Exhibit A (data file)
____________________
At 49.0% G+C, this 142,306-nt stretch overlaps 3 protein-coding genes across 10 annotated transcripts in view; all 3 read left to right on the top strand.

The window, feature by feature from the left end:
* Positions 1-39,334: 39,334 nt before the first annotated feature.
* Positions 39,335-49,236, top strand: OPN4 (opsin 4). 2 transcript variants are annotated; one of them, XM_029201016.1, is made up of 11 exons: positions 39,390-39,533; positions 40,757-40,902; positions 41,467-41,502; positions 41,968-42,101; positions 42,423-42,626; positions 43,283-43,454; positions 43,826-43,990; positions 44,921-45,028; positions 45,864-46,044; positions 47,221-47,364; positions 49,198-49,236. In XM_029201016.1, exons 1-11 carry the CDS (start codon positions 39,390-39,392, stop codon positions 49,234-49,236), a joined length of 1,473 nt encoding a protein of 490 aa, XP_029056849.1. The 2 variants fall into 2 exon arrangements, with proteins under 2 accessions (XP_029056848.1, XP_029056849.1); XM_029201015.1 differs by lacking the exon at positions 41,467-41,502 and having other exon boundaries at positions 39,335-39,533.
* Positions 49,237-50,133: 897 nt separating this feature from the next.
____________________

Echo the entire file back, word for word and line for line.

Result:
At 49.0% G+C, this 142,306-nt stretch overlaps 3 protein-coding genes across 10 annotated transcripts in view; all 3 read left to right on the top strand.

The window, feature by feature from the left end:
* Positions 1-39,334: 39,334 nt before the first annotated feature.
* Positions 39,335-49,236, top strand: OPN4 (opsin 4). 2 transcript variants are annotated; one of them, XM_029201016.1, is made up of 11 exons: positions 39,390-39,533; positions 40,757-40,902; positions 41,467-41,502; positions 41,968-42,101; positions 42,423-42,626; positions 43,283-43,454; positions 43,826-43,990; positions 44,921-45,028; positions 45,864-46,044; positions 47,221-47,364; positions 49,198-49,236. In XM_029201016.1, exons 1-11 carry the CDS (start codon positions 39,390-39,392, stop codon positions 49,234-49,236), a joined length of 1,473 nt encoding a protein of 490 aa, XP_029056849.1. The 2 variants fall into 2 exon arrangements, with proteins under 2 accessions (XP_029056848.1, XP_029056849.1); XM_029201015.1 differs by lacking the exon at positions 41,467-41,502 and having other exon boundaries at positions 39,335-39,533.
* Positions 49,237-50,133: 897 nt separating this feature from the next.